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Exploring Copilot for Security to Automate Incident Triage
Published May 30 2024 09:06 AM 5,065 Views

When speaking with Copilot for Security customers, automation is often brought up as a topic of exploration. Customers are eager to extend their existing SOAR investments or workflows to include Copilot because they recognize the capabilities this new technology brings and believe it has the potential to further increase productivity.  

 

Today, Copilot for Security offers two ways of performing automations: 1) Promptbooks which are prompts chained together to achieve a specific task and 2) a LogicApp Connector to fuse the power of Copilot for Security directly into your workflows. In this post, we will explore how the LogicApp connector and set of capabilities could be leveraged to triage an incident––a common action taken by nearly every Security Operations Center (SOC).  

 

Note: This post builds on the original release blog of the connector where a phishing email analysis was performed.  

 

(SIEM + SOAR + GAI) = Next-Gen Automation 

For this demonstration, I am going to use Microsoft Sentinel (SIEM) which includes access to LogicApps through the Automations and Playbook capabilities, and Copilot for Security. Included in the product are a set of curated Microsoft Promptbooks including one to triage a Sentinel incident. Running this within the standalone experience will give us a rough sense of what to expect and confidence we can emulate it within a LogicApp using our connector. 

 

Figure 1: Copilot for Security Sentinel incident triage promptbook example.Figure 1: Copilot for Security Sentinel incident triage promptbook example.

While this workflow does not touch on every aspect of incident triage, it provides a good foundation to operate from. Specifically, this logic will summarize the incident, collect any reputation data for a subset of indicators, identify authentication methods of identities impacted, list devices associated with those identities and their compliance status and write an executive report. I am going to keep the core prompts and extend a few to apply more specifically to Sentinel once within the playbook.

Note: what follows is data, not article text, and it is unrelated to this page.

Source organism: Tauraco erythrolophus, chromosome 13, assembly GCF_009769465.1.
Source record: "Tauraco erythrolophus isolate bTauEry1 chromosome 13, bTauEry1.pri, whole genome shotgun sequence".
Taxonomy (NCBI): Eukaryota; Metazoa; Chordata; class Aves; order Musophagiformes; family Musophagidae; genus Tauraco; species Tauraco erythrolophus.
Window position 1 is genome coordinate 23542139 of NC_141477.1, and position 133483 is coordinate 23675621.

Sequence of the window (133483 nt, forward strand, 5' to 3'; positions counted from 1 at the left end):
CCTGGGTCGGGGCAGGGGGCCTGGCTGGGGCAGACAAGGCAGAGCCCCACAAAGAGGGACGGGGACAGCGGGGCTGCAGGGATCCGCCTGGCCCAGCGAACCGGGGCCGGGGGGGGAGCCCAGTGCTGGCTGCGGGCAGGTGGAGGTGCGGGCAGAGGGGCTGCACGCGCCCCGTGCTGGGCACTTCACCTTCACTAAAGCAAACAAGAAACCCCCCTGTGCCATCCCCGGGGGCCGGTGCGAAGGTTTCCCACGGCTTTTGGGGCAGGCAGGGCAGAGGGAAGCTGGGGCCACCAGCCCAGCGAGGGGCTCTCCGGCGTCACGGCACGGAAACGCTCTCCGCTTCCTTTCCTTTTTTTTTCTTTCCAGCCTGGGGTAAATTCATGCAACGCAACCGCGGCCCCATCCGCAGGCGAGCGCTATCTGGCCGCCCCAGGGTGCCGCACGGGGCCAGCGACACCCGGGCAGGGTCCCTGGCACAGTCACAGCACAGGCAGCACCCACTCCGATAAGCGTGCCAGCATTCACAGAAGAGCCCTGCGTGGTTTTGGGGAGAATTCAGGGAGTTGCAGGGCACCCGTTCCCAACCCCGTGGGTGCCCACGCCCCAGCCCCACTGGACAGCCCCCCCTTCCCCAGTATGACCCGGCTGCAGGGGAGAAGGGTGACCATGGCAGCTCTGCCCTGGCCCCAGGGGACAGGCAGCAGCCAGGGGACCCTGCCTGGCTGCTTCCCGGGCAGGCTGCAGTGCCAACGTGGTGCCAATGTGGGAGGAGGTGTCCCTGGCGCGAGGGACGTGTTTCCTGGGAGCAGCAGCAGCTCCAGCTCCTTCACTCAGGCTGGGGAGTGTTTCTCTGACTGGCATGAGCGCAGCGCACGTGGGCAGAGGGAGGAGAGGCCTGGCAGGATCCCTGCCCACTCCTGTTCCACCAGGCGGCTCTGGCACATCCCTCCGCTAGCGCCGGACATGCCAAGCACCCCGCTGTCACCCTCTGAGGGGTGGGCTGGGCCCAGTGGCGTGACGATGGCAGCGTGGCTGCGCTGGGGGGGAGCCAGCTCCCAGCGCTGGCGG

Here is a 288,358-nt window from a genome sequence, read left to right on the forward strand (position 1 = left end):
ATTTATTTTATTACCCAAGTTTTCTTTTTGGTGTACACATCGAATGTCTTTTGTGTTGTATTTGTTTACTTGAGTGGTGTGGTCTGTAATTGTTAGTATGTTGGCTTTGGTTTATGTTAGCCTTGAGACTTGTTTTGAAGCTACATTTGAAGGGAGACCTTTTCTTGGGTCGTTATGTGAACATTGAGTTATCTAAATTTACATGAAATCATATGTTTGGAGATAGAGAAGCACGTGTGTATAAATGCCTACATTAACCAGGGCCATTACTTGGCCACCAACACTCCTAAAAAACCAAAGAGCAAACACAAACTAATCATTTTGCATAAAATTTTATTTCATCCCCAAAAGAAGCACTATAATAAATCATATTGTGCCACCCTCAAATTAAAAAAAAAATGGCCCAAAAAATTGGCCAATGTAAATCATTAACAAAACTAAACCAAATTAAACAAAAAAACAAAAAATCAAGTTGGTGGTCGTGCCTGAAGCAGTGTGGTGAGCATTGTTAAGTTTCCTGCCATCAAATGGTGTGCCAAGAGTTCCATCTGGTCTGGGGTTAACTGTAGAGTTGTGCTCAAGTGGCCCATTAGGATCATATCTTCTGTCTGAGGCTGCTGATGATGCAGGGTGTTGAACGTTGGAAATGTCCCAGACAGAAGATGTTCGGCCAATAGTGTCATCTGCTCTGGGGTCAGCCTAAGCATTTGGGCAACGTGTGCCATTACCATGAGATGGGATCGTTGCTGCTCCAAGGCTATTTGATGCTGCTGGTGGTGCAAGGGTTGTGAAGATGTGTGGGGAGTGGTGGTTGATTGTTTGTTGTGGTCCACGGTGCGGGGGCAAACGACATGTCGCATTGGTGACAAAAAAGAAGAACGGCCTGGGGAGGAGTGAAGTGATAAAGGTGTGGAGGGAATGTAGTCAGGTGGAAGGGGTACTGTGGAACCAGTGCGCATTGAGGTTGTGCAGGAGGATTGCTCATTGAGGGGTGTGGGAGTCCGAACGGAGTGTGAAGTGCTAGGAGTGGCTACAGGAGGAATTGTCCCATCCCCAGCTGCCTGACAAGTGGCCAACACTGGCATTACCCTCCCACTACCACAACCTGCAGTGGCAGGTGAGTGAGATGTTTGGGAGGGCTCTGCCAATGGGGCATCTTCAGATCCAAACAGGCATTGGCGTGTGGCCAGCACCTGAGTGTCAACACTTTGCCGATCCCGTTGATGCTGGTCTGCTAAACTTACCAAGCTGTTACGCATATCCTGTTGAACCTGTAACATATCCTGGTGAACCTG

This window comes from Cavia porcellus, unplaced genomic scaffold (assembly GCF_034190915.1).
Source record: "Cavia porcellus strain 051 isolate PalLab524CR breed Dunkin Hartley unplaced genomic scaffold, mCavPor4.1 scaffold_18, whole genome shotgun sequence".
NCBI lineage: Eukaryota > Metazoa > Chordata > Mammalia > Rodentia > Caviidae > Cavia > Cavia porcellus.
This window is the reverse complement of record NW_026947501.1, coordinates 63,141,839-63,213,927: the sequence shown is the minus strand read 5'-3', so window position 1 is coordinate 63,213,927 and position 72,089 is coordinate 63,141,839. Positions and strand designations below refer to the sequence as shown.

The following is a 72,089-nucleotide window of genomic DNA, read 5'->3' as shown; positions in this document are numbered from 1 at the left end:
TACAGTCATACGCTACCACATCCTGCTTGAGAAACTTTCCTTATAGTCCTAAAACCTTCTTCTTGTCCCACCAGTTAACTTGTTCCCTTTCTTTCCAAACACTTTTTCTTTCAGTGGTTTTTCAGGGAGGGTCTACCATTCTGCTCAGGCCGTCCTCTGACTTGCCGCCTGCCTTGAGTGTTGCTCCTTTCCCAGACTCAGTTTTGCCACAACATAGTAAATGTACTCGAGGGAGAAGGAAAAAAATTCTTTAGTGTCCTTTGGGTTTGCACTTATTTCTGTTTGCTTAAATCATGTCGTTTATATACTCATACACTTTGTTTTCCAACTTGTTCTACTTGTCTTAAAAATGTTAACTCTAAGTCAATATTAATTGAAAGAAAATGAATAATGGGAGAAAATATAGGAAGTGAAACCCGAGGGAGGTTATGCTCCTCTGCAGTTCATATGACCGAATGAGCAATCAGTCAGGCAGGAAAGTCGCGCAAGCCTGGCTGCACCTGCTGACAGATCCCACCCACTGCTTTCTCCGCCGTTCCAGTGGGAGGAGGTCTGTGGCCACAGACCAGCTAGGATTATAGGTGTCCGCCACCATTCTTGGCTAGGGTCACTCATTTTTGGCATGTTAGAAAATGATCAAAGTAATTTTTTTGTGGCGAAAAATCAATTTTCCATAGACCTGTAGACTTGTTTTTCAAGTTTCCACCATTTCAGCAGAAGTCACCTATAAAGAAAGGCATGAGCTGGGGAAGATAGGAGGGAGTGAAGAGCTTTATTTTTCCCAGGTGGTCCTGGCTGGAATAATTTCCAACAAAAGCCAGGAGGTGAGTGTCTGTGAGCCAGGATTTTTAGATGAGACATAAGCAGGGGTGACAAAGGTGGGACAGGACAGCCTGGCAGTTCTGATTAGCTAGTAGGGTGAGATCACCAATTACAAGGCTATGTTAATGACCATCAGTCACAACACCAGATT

Figure 2: Sentinel automations pane with option to create a playbook based on different triggers.Figure 2: Sentinel automations pane with option to create a playbook based on different triggers.

Within Sentinel, I can create a playbook from an incident trigger in the "Automations" section of the product.  

 

Figure 3: Outline of the Sentinel playbook within the Logic App editor.Figure 3: Outline of the Sentinel playbook within the Logic App editor.

Once set up, I can leverage the low-code/no-code editor to input my workflow. I've mimicked much of the promptbook using the Copilot for Security connector. Each step contains the prompt I plan to run and any context from the incident. Like the promptbooks, Copilot for Security will create a session for this playbook, so each prompt gets the benefit of the broader session context and is stored within the product for later analysis or reasoning.  

 

Figure 4: Logic App step to classify the incident based on session details.Figure 4: Logic App step to classify the incident based on session details.

Each of my prompts help to answer a common question an analyst may pose, but I still need to bring this information back into Sentinel. LogicApps offer a Sentinel connector that can be used to perform actions on our original incident. Here, I get creative in a few ways using generative AI. First, I leverage the session information and have Copilot attempt to classify the incident as "high", "medium" or "low" based on all the information contained in the responses and force the model to return a label. This is fed into a switch statement which in turn updates the incident status and severity.  

 

Figure 5: Logic App step showing the classification explanation by Copilot for Security.Figure 5: Logic App step showing the classification explanation by Copilot for Security.